Perhaps the earliest of Rome’s colonies that was inhabited exclusively by its own citizens was Ostia, established at some point after the mid-4th century BC. Originally the colony was tiny, estimated to have covered 2.4ha. It was enclosed by rectilinear fortifications and it is also believed to have had an orthogonal street system with the same orientation as the walls. It was located not far from Rome on the Tyrrhenian coast near the mouth of the Tiber, and its function is believed to have been to defend this stretch of coast and the entrance to the river.
After the foundation of Ostia, ancient literary sources indicate that Rome founded a further 21 coastal colonies of Roman citizens down to the year 181 BC and the archaeological sites of all but two of them have been found with relative certainty. Archaeologists and historians cannot claim to know all the reasons why these colonies were founded. Ancient literary sources contain reports of seaborne raiders active in the waters of the Italian coast, however, and Rome considered the maritime power of Carthage to be a threat. Tensions between Rome the Punic city grew during the 3rd century BC, leading to open conflict for the first time in 264 BC.
Similar to Ostia, many of the Roman citizen colonies of this period were small, although not of uniform size, with rectilinear fortifications. The construction of straight fortifications with right angled corners is, above all, a response to building on level terrain, and many of these centres were located on coastal plains. To a certain degree, the colonies can be considered as permanently manned forts. Perhaps as many as 13 (of 21) of them were founded as completely new settlements, with the remainder being set up within or very close to pre-existing centres.
One of those of the latter category was Pyrgi, believed to have been the port-town of the great Etruscan centre of Caere (Cerveteri). It is located about 45km to the NW of Rome and has archaeology dating back to the 8th century BC. In fact, it is probably best known for its pre-Roman history. There are strong indications that it was frequented not only by Etruscans, but also by Greeks and Phoenicians. It possessed two great sanctuaries, in one of which temples of the 6th and 5th centuries BC have been excavated.
At some point, probably in the first half of the 3rd century BC, the Romans’ dominion over the local area is reflected in their founding of a colony at the site of the Etruscan port. Rectilinear walls were constructed, enclosing an area of 5.7 hectares, that seem to have been orientated on the line of the coast. It has been presumed for many years that the other rectlinear citizen colonies were planned in a similar way to Ostia, with orthogonal street-systems that were orientated according to the line of the walls.
Yet recent excavations at Pyrgi by Flavio Enei and his team have produced results that have shattered the simple logic of this presumption. It seems as though the Roman colony was built directly on top of the Etruscan settlement, although the Roman centre only occupied about half of the area of its Etruscan predecessor. Roman Pyrgi had a rectilinear street-system, but it turns out that it was not orientated on the Roman walls. It seems that Etruscan Pyrgi already had an orthogonal grid of streets in the Archaic period, and the Romans adapted it for their colony’s street system. But the orientation of the Etruscan streets was close to being diagonal to the line of the walls, although it is not yet clear whether the whole of the Roman urban area was laid according to this alignment. The reasons why the Romans chose to maintain the Archaic planning is not clear, especially because a destruction layer was found associated with the period of the Roman takeover, suggesting that some or all of the former Etruscan structures were destroyed before the colony was founded. This destruction layer makes it less likely that the reason for the maintenance of the Etruscan orientation was related to the desire to preserve pre-colonial buildings. A fascinating riddle.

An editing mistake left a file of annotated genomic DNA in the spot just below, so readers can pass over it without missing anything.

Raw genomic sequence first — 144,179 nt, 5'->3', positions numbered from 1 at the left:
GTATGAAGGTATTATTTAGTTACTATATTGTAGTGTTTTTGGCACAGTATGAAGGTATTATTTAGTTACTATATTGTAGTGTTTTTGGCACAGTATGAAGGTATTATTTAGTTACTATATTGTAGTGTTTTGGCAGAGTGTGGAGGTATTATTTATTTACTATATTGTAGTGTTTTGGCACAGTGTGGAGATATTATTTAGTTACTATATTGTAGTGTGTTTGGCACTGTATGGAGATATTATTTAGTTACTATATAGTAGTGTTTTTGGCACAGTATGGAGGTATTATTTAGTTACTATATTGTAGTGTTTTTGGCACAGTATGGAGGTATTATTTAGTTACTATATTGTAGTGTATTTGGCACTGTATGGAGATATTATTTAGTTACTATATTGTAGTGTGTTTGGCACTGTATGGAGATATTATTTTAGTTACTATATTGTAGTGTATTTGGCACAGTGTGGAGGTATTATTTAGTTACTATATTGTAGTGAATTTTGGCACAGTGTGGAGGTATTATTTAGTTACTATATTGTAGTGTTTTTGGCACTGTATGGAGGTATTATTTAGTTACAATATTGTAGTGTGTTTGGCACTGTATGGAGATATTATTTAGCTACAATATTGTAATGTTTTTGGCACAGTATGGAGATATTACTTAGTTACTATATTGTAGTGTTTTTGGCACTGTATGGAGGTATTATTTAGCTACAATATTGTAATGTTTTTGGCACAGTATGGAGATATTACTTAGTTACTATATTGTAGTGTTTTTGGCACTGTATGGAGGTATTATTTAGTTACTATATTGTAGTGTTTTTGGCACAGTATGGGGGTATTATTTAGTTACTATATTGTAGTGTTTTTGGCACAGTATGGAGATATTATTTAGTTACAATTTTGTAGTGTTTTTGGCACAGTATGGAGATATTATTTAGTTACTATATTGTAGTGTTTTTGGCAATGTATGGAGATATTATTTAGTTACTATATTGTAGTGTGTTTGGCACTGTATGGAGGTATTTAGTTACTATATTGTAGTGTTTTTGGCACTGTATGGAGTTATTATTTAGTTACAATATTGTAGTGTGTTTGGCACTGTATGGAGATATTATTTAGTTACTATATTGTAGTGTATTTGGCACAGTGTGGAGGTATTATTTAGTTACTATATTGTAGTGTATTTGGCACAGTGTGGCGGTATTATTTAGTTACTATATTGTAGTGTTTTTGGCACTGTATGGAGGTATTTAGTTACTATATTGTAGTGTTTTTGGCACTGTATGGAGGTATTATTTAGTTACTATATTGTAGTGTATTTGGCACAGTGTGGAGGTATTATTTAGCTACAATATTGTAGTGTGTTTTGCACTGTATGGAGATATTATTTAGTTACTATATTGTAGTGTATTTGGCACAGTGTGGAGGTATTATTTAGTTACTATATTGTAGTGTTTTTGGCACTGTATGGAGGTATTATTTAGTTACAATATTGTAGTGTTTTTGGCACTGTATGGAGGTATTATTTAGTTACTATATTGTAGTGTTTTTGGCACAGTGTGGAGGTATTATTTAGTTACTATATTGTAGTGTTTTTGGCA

At some point during the first two decades of the 2nd century BC, the character of citizen colonies changed. New ones, such as Luni, were founded as much larger urban settlements than their 3rd century-BC predecessors. Several of the older small colonies were enlarged during the 2nd century and took on much more recognizably urban characters. This reflects the fact that the Roman concept of the colony changed over the centuries of Roman rule.
At Pyrgi, a castle was built during the 14th century within the walls of the former colony: the castello di Santa Severa. It still stands (see image) and is often open for visitors during the summer.
Enei, F. 2012 ‘Pyrgi e le sue mura poligonali: recenti scoperte nel castrum e nell’area portuale’, in L. Attenni and D. Baldassarre (eds.) Quarto seminario internazionale di studi sulle mura poligonali. [Alatri] Palazzo Conti Gentili, 7-10 ottobre 2009. Roma: Aracne, 313–325.